By Doug Magill
Ohio Secretary of State Jon Husted has announced that the November ballot will have a measure proposing a constitutional amendment concerning the federal Patient Protection and Affordable Care Act (PPACA) – aka Obamacare.
The ballot initiative would prevent the implementation of the law and would restrict the ability of lawmakers to craft an Ohio version. I won’t wade into the morass of one of the most pernicious pieces of legislation ever passed in the dead of night (if I recall it was Christmas Eve). Still, it is noteworthy that Obamacare has generated enough political passion to produce a plethora of state ballot initiatives and lawsuits. As of now more than 30 states have pending legislation, court cases, or referendums designed to overturn or prevent the implementation of Obamacare.
This public-policy bazaar is unprecedented, and clearly indicates the divisiveness and folly of trying to ram into law such a complex and poorly thought-out piece of legislation.
A lot of national attention will be directed toward Ohio. We are considered a battleground state, along with about seven others. Pollsters, pundits, and forecasters will spend a lot of time trying to determine the future of politics, and perhaps individual freedom.
Expect to see a significant amount of money poured into the Buckeye state and a resultant avalanche of advertising and media scrutiny in the next few months.
As in other states, a furious counterattack is underway in Ohio, as many liberal-interest groups are challenging the validity of a number of the petition signatures which caused the ballot issue to be approved. (Why is it that liberal organizations tend to fear ballot measures and always want to invalidate them rather than debate them?)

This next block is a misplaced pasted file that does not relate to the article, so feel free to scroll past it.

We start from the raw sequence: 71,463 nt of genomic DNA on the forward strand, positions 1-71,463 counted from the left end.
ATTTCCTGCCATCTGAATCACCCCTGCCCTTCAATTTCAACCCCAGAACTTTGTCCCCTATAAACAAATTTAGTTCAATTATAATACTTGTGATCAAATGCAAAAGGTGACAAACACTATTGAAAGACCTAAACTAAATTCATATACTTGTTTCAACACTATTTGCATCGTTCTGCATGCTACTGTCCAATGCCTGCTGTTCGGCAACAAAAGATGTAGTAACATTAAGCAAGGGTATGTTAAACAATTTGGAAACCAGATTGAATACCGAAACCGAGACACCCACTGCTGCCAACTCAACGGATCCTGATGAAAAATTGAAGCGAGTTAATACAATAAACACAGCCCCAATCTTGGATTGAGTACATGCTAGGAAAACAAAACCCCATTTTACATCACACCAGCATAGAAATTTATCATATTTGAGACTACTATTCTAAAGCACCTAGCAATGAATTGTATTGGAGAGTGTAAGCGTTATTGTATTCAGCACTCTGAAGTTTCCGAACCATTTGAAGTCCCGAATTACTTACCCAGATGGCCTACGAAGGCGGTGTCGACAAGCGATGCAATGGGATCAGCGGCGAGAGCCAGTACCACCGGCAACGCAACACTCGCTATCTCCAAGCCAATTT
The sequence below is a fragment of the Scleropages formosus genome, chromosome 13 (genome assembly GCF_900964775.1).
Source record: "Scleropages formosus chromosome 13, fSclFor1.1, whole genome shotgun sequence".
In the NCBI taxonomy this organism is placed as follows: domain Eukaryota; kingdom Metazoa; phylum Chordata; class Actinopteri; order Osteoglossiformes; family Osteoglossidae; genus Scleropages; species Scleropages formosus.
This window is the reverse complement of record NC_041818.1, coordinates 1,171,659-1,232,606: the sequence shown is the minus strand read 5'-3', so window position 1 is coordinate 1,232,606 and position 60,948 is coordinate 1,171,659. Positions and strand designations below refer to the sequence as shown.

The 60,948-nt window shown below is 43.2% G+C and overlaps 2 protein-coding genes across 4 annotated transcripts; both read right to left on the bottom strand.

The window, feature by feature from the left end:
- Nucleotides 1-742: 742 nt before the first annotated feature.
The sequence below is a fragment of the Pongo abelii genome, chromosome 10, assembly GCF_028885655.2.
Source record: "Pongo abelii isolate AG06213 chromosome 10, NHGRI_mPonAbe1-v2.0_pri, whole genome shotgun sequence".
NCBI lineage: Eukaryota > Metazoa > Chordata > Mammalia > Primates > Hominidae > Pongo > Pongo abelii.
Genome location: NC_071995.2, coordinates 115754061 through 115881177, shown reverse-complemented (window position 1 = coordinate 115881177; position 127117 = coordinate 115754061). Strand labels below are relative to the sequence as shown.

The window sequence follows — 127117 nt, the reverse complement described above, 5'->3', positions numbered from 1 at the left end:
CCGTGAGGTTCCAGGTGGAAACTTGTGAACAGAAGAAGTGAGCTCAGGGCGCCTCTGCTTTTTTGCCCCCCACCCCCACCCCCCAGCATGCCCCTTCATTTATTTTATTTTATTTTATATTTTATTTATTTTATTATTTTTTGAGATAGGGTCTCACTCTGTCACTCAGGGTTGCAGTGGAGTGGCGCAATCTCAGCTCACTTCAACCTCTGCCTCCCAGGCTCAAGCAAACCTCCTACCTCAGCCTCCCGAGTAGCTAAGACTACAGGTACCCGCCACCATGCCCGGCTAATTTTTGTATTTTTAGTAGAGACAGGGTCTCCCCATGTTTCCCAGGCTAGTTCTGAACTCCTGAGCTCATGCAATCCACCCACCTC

As the issues are complex, so will be the arguments, charges, counterclaims and distortions. But this much can be said: we are already feeling the deleterious effects of this legislative fiasco.
A recent study by The Heritage Foundation clearly shows that even during the depths of the recession private-sector hiring occurred. Immediately after President Obama signed PPACA into law, private-sector hiring dropped by 90 percent. The statistical correlation is irrefutable.
General uncertainties around the economic policies of a confused president. Obamacare leads that list. Businesses with fewer than 50 workers are afraid to hire to avoid the mandated government plans if they exceed that number. Larger enterprises face increased costs due to the new insurance program. No one knows yet what qualifying health coverage will look like anyway. All disincentives to hiring.
The Centers for Medicare and Medicaid released a 10-year forecast which clarifies that spending on health care will increase at a faster rate than if PPACA had not been passed. And that is without the effects of the “doc-fix”. In 1997 Congress established a formula for Medicare reimbursements that everyone knew was unrealistic and would cause doctors to drop out of Medicare. So, rather than fixing the formula to accurately represent the true costs of Medicare – and having to budget appropriately – Congress continues to make temporary adjustments. Obamacare exacerbates this in a big way by assuming that Medicare costs will be reduced by $300 billion when it takes effect in 2014.